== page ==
WHS Nurse retires after a lifetime of following her dream


Photo by Jacob Wendler

WHS Nurse Carole Stavitski

Nursing was always in Carole Stavitski’s blood, a childhood dream that became her lifelong mission.

She has now been a nurse for a total of 52 years, 36 of those at WHS and she plans to continue nursing in some way even after her retirement at the end of this school year.

“I love being a nurse,” she says. “I love the feeling of knowing that I have helped someone. Nursing is my passion in life and I could not imagine myself in any other profession.”

Stavitski joined WHS when it had just 1,200 students and there were just two floors – the science wing came later.

Her career spans a time from the terror of HIV/AIDS to the current COVID-19 pandemic. She has seen the arrival of worrying trends such as vaping, but also the welcome rise in awareness of mental health issues.

Stavitski made a conscious decision to specialize in school nursing.

“I chose to become certified in school nursing because I love kids,” she said. “The health of every kid is precious but there is something special about kids in high school. Dealing with mental health and physical health is very important when working with the high school population. Every kid comes to the Health Office for a reason.”

Before she became a school nurse, Stavitski started out as a young nurse in the Special Care Unit, Intensive Care Unit and the Post-Anesthesia Care Unit of Overlook Hospital. 

One of her most vivid memories of that time is of a high school athlete who was seriously injured in a car crash.

“His right thigh was crushed and became seriously infected. I don’t think he realized how badly his future could be impacted,” she said.

After he was transferred out of the ward, she was left wondering what happened to him.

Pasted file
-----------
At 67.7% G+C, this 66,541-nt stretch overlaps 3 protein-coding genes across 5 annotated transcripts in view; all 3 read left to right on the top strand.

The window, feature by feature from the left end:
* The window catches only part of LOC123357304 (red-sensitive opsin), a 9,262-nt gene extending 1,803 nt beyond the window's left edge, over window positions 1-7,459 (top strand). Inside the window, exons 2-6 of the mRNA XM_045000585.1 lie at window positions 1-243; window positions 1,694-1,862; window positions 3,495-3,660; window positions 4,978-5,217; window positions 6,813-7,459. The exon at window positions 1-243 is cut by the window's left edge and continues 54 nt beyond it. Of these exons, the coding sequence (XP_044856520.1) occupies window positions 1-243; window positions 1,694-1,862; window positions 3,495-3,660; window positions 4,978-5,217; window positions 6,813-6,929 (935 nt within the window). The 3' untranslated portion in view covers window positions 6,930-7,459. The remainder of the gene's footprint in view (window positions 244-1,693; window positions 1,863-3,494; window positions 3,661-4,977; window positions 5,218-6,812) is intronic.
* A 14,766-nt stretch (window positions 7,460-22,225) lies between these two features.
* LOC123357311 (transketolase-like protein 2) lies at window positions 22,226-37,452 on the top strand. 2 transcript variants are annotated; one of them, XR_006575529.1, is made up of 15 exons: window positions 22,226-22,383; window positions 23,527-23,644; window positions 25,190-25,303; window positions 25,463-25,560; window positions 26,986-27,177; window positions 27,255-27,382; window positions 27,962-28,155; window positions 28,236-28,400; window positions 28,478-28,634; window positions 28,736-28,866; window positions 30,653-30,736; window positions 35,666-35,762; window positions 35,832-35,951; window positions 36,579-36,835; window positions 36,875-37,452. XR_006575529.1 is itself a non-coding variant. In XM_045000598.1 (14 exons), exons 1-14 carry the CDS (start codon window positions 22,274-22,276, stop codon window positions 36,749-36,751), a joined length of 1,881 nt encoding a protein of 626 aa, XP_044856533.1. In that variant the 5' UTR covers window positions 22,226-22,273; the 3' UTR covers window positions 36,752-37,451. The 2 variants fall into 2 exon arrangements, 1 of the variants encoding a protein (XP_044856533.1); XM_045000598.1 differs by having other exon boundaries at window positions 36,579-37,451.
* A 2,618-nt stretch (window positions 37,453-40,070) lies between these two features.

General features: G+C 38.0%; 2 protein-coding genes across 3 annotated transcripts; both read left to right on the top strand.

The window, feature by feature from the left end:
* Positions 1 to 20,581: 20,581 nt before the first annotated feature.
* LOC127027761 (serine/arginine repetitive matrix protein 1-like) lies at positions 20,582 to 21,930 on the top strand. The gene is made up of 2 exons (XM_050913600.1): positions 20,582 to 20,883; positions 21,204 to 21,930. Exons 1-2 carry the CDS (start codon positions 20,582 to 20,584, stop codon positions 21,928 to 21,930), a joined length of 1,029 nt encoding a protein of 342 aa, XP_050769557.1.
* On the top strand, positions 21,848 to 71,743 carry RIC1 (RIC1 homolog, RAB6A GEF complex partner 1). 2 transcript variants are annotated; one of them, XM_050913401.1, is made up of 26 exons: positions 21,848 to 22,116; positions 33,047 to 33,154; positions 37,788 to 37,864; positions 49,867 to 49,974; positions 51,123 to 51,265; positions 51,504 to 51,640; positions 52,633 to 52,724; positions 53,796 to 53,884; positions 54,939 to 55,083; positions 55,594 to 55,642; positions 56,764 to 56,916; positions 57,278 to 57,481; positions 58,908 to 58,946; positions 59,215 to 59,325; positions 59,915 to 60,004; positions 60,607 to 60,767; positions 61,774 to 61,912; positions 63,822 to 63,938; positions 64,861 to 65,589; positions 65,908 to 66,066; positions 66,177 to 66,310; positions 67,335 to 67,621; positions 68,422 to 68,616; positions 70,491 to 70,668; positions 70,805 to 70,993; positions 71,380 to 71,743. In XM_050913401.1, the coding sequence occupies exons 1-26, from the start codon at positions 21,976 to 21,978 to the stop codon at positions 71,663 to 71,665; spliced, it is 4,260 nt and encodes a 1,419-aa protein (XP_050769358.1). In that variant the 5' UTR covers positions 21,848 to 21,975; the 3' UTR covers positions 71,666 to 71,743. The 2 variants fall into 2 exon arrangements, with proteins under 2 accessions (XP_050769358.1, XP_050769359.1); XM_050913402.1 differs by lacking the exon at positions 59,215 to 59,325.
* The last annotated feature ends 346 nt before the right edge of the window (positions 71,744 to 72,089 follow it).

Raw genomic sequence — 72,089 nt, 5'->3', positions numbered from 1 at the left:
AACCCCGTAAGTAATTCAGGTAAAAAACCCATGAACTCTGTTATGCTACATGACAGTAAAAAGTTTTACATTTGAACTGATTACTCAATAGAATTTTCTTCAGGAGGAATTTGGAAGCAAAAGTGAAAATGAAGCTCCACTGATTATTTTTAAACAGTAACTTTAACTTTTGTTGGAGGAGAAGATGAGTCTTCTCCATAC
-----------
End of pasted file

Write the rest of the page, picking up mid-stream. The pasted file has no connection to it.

“A couple of years later I was in the parking lot of 7-11 when a car full of happy, loud laughing high school kids pulled in with music blaring. They had just won a football game. One of them jumped out and shouted, ‘Nurse, hey nurse!’ It was the high school athlete who was not only walking again but playing football.” 

Stavitski said the best part of nursing was interacting with and helping others, and being a part of the evolving health of others.

She added, “For me, there never was a ‘worst’ part of being a nurse. Never. Even during the saddest times, I always felt that there was something that could be done to comfort others with compassion.”

Stavitski says she will miss everyone at WHS, the students and the staff, but one thing she definitely won’t miss is the early mornings.

She has many plans for her retirement. She plans to learn glass-blowing and how to bake bread, spend time walking her dogs, London and Crackerjack, continuing to keep fit and, most importantly, spending time with her four grandchildren.

Nursing will continue to play a part in Stavitski’s life. She says she will probably be teaching, passing on what she has learned in over half a century of nursing to the next generation.